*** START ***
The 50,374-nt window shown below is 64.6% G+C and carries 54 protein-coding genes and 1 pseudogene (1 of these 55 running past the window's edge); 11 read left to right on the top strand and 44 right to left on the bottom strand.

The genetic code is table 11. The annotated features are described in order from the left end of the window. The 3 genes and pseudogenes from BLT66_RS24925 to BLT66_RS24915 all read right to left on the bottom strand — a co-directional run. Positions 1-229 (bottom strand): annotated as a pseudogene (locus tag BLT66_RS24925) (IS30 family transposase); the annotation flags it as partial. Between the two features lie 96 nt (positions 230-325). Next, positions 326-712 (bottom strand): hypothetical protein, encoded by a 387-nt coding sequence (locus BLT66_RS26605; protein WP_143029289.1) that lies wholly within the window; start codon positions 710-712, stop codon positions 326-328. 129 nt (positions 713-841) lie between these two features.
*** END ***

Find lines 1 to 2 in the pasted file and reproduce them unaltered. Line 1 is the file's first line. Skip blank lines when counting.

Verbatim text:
The 50,374-nt window shown below is 64.6% G+C and carries 54 protein-coding genes and 1 pseudogene (1 of these 55 running past the window's edge); 11 read left to right on the top strand and 44 right to left on the bottom strand.

The genetic code is table 11. The annotated features are described in order from the left end of the window. The 3 genes and pseudogenes from BLT66_RS24925 to BLT66_RS24915 all read right to left on the bottom strand — a co-directional run. Positions 1-229 (bottom strand): annotated as a pseudogene (locus tag BLT66_RS24925) (IS30 family transposase); the annotation flags it as partial. Between the two features lie 96 nt (positions 230-325). Next, positions 326-712 (bottom strand): hypothetical protein, encoded by a 387-nt coding sequence (locus BLT66_RS26605; protein WP_143029289.1) that lies wholly within the window; start codon positions 710-712, stop codon positions 326-328. 129 nt (positions 713-841) lie between these two features.